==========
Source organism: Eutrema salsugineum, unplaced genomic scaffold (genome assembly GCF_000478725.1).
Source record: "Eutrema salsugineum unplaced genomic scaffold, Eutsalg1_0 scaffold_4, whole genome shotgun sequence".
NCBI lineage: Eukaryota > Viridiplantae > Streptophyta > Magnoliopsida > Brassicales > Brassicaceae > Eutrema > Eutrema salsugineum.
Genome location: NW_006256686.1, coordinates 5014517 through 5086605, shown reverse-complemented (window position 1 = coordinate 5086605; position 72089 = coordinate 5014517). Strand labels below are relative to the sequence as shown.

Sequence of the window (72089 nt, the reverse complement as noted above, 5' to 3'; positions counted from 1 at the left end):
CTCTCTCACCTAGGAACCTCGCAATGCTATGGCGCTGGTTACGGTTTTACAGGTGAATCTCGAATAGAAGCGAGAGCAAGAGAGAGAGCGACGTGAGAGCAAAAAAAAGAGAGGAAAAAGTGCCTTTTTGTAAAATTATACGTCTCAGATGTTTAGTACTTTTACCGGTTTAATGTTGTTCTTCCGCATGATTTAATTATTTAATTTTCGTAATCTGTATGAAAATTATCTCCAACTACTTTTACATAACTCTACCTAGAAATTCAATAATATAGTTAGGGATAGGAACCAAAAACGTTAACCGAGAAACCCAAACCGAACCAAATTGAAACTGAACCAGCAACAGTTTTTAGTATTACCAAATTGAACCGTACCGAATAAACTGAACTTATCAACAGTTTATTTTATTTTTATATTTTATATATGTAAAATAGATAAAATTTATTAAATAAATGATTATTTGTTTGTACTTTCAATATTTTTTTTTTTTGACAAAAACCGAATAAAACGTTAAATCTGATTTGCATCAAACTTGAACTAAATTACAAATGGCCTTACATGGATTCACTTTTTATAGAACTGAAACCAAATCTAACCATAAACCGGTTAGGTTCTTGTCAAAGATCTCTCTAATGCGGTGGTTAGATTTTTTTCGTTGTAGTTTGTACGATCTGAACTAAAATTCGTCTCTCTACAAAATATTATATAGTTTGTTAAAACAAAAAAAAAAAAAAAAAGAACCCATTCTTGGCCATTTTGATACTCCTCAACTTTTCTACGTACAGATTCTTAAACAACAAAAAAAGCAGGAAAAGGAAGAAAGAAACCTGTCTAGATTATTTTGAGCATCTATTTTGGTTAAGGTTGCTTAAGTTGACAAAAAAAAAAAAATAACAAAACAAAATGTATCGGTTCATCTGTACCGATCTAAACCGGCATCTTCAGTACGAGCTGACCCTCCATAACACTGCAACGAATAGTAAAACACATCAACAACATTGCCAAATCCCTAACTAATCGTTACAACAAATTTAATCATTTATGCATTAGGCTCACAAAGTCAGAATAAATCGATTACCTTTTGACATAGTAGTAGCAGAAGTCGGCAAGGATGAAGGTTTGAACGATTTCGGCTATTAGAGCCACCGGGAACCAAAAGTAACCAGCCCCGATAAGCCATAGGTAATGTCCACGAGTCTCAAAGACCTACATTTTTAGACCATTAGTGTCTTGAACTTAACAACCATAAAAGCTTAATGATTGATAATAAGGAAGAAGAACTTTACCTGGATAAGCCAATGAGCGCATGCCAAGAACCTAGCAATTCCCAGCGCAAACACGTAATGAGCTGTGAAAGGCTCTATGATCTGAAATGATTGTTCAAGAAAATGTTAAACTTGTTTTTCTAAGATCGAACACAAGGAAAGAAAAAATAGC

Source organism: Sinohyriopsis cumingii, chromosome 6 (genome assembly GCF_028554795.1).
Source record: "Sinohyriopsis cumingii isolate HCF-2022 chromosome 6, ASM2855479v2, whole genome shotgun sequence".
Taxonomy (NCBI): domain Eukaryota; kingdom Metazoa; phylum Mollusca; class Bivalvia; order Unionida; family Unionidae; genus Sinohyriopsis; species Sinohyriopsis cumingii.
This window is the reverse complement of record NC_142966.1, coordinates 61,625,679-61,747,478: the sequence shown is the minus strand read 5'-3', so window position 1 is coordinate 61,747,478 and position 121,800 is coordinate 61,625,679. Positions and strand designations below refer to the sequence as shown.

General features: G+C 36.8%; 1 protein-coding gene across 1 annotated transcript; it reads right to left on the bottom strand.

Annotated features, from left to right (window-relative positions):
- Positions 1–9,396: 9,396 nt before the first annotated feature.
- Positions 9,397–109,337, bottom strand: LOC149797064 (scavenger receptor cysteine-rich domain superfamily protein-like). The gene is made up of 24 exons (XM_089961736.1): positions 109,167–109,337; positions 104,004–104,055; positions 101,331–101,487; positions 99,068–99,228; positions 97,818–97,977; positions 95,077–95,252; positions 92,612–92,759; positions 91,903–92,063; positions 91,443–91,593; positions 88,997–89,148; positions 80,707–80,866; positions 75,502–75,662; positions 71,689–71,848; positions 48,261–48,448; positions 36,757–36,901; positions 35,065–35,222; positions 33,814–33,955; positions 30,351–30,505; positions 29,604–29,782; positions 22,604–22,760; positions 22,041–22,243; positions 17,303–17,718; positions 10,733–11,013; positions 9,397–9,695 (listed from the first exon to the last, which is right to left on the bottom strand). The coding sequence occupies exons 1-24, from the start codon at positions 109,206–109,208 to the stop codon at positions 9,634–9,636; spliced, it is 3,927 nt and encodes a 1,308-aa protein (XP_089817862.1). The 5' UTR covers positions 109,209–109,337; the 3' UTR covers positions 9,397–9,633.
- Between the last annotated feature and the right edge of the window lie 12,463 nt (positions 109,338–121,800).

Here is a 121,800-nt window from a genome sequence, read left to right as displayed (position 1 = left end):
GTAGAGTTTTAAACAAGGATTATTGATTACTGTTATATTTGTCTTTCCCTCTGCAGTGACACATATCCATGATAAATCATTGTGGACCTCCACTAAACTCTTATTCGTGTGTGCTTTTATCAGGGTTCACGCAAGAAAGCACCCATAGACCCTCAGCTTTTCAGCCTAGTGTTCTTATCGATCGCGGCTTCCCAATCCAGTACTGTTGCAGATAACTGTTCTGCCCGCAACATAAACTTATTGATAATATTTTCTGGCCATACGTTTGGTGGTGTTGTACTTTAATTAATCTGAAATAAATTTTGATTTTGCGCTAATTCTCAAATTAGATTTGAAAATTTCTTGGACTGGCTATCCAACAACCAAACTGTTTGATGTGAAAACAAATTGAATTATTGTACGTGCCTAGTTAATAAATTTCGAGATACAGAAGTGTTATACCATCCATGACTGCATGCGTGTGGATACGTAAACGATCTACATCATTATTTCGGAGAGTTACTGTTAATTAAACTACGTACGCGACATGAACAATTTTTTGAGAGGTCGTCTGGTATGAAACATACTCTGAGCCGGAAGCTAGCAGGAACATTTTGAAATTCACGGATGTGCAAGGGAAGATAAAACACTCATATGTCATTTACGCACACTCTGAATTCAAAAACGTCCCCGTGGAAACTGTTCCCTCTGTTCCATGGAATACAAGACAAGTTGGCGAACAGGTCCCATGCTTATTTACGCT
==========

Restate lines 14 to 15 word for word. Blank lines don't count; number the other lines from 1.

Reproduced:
- Positions 9,397–109,337, bottom strand: LOC149797064 (scavenger receptor cysteine-rich domain superfamily protein-like). The gene is made up of 24 exons (XM_089961736.1): positions 109,167–109,337; positions 104,004–104,055; positions 101,331–101,487; positions 99,068–99,228; positions 97,818–97,977; positions 95,077–95,252; positions 92,612–92,759; positions 91,903–92,063; positions 91,443–91,593; positions 88,997–89,148; positions 80,707–80,866; positions 75,502–75,662; positions 71,689–71,848; positions 48,261–48,448; positions 36,757–36,901; positions 35,065–35,222; positions 33,814–33,955; positions 30,351–30,505; positions 29,604–29,782; positions 22,604–22,760; positions 22,041–22,243; positions 17,303–17,718; positions 10,733–11,013; positions 9,397–9,695 (listed from the first exon to the last, which is right to left on the bottom strand). The coding sequence occupies exons 1-24, from the start codon at positions 109,206–109,208 to the stop codon at positions 9,634–9,636; spliced, it is 3,927 nt and encodes a 1,308-aa protein (XP_089817862.1). The 5' UTR covers positions 109,209–109,337; the 3' UTR covers positions 9,397–9,633.
- Between the last annotated feature and the right edge of the window lie 12,463 nt (positions 109,338–121,800).